Having the tough conversations

031814-b-real-relationships-angry-couple-talking-argument-fighting-relationship-unhappy-communicationOnce upon a time, I struggled with communication in my relationship with J. Starting the difficult conversations was very hard for me; things like telling J if something he’d done had upset me was close to impossible. I’d simply give him the cold shoulder or wait until I was seething with rage and then explode over something small and meaningless and then he’d have to tease the real problem out of me. We’ve never been a particularly volatile couple. We don’t have big screaming matches or fight a lot so I suppose this was our version of conflict. Still, not a particularly healthy way to live.

Things have changed now. We had a few months of counselling at the start of the year and we focused most of our sessions on communication. For the most part, I can now say whatever I feel to J. In the past, I’d almost literally feel like something was stopping me from saying whatever I needed to say and I still get that sometimes but I just practice it in my head beforehand. Or I write about it on here first to get my head around it and then broach it with J. He reads this as well so I suppose he gets a heads up before I come swooping in with whatever is on my mind.

Communication doesn’t seem to come naturally to me – well, communicating about the difficult stuff anyways – but I feel like this poly exploration has made me much more open and willing to talk about everything, where in the past I might have struggled. I feel like once you’ve told your partner you want to see other people together and they’ve taken it well, what else could you say that might ruin things?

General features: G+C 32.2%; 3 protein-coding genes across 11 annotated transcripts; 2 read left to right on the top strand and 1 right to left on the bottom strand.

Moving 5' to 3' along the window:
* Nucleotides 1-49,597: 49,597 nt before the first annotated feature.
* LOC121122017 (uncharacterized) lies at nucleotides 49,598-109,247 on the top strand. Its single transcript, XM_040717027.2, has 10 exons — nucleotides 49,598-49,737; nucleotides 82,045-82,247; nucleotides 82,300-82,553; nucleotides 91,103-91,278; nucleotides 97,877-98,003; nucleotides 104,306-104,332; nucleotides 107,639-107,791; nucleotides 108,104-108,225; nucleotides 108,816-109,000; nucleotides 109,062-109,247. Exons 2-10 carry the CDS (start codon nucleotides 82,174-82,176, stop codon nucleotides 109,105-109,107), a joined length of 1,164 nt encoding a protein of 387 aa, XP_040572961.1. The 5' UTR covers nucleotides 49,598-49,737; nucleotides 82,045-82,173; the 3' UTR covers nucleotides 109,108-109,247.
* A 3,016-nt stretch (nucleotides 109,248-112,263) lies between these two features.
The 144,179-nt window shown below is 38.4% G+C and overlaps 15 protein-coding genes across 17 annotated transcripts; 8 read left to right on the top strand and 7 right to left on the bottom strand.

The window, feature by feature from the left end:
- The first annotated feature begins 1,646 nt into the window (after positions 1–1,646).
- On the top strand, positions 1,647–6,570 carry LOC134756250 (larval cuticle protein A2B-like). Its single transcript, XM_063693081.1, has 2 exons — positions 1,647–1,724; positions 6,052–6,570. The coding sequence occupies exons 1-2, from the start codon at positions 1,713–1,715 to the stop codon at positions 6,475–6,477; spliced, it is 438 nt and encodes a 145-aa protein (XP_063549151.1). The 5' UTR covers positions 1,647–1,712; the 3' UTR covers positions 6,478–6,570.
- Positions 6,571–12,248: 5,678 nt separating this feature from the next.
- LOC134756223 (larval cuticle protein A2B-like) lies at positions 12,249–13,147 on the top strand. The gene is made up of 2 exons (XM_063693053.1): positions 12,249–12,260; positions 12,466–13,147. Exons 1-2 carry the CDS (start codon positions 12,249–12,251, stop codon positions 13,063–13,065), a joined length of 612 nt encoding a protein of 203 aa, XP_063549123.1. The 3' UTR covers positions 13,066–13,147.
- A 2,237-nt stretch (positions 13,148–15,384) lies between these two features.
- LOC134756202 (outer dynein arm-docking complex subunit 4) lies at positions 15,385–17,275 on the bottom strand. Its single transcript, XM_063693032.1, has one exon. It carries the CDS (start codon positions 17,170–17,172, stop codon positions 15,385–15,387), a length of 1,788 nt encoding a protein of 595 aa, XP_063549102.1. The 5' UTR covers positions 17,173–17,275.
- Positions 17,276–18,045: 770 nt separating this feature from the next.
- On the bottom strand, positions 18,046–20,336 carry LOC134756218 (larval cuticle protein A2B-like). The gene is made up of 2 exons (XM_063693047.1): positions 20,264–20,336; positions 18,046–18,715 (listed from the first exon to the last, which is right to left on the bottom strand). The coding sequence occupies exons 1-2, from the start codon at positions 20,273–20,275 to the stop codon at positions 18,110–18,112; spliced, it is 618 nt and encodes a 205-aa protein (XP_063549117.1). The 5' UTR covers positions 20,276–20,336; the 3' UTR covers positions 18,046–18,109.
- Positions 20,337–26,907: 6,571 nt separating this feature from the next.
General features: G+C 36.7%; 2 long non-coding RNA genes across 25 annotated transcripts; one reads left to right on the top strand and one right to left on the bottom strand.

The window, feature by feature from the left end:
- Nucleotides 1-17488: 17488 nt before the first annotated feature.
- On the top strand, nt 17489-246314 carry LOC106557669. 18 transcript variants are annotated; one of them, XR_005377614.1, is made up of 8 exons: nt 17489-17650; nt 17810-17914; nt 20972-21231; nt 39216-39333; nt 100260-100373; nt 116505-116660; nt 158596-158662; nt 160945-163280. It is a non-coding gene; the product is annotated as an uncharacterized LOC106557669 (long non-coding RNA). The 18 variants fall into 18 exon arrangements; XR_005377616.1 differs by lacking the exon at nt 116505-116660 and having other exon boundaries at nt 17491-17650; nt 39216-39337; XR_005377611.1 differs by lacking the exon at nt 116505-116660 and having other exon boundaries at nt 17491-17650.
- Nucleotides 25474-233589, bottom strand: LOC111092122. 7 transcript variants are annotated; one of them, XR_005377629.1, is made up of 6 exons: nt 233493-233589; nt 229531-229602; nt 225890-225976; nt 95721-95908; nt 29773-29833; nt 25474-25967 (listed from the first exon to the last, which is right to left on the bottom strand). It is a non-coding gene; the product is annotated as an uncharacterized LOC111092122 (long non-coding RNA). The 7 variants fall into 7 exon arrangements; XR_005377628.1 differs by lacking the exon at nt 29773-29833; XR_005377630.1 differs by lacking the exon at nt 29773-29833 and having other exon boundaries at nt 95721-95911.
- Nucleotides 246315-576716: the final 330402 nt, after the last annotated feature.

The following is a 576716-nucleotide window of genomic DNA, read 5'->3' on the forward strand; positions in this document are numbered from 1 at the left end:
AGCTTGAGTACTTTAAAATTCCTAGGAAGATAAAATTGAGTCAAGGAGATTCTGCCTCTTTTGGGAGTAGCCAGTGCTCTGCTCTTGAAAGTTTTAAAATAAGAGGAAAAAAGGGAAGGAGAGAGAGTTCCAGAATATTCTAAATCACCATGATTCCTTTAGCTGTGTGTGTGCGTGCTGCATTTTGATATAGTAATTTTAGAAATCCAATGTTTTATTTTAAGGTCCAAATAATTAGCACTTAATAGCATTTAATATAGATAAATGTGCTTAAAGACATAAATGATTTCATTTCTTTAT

Image credit: B* Real | BET


5 thoughts on “Having the tough conversations

    1. I know. I think it’s in some people’s nature to avoid conflict as much as possible. I’ve always been a very private person so I don’t necessarily want to tell everyone everything going on in my mind. But there comes a time in relationships when keeping things to yourself, supposedly to “avoid conflict”, actually ends up creating more conflict. Counselling helped me realise that I’m doing more damage in the long run by keeping it to myself. I definitely haven’t mastered it yet but I’m so much better than I was. Ahhhhh humans, we can be so smart yet so stupid sometimes! 😉

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  1. Oh, there are some things you could say that could ruin things, believe me! Still, folks who decide to ethically open their relationship do tend to find that that level of communication goes up, from talking about that hottie they saw that they wouldn’t mind having some fun with to the more serious things that are called for to keep your relationship up and running. Just as with being monogamous, communication is one of the key things that must be alive and well and being able to talk about any- and everything is so crucial.

    Sure, there are some things that you won’t talk about; we all have things that we won’t talk about to anyone for any reason but that’s not all that unusual. Where people fail in this is when they should open their mouth and say something, they don’t; they hesitate to speak because they fear reprisal, are afraid that their partner will dismiss what’s being said as stupid, stuff like that.

    If you think communication is terribly important when your monogamous, it becomes even more important when you’re polyamorous! By keeping the communication up, open and running you lessen the chances of finding out that what you don’t know can hurt you, that silence is not golden, and ignorance – not knowing something – isn’t even close to being blissful!

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    1. I hope I’m able to continue my increased openness when we do find our “third wheel”. I know how much more important it will be but I wonder if I’ll feel like I’m rocking the boat or presenting an opinion that’s not shared by the others. I’ll just have to hope that I won’t retreat into myself just because there’s another person to possibly disagree with me. Here’s hoping!


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